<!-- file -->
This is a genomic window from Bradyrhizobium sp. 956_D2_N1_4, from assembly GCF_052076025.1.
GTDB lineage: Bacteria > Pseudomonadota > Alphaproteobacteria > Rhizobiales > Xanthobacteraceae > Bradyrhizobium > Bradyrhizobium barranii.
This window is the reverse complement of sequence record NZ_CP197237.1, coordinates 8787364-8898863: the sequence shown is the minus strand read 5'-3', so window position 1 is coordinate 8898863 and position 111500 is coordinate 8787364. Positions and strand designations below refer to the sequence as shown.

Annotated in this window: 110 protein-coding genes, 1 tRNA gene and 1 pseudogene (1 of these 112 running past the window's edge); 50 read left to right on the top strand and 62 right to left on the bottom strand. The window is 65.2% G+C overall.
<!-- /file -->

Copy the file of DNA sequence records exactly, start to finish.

This is a genomic window from Bradyrhizobium sp. 956_D2_N1_4, from assembly GCF_052076025.1.
GTDB lineage: Bacteria > Pseudomonadota > Alphaproteobacteria > Rhizobiales > Xanthobacteraceae > Bradyrhizobium > Bradyrhizobium barranii.
This window is the reverse complement of sequence record NZ_CP197237.1, coordinates 8787364-8898863: the sequence shown is the minus strand read 5'-3', so window position 1 is coordinate 8898863 and position 111500 is coordinate 8787364. Positions and strand designations below refer to the sequence as shown.

Annotated in this window: 110 protein-coding genes, 1 tRNA gene and 1 pseudogene (1 of these 112 running past the window's edge); 50 read left to right on the top strand and 62 right to left on the bottom strand. The window is 65.2% G+C overall.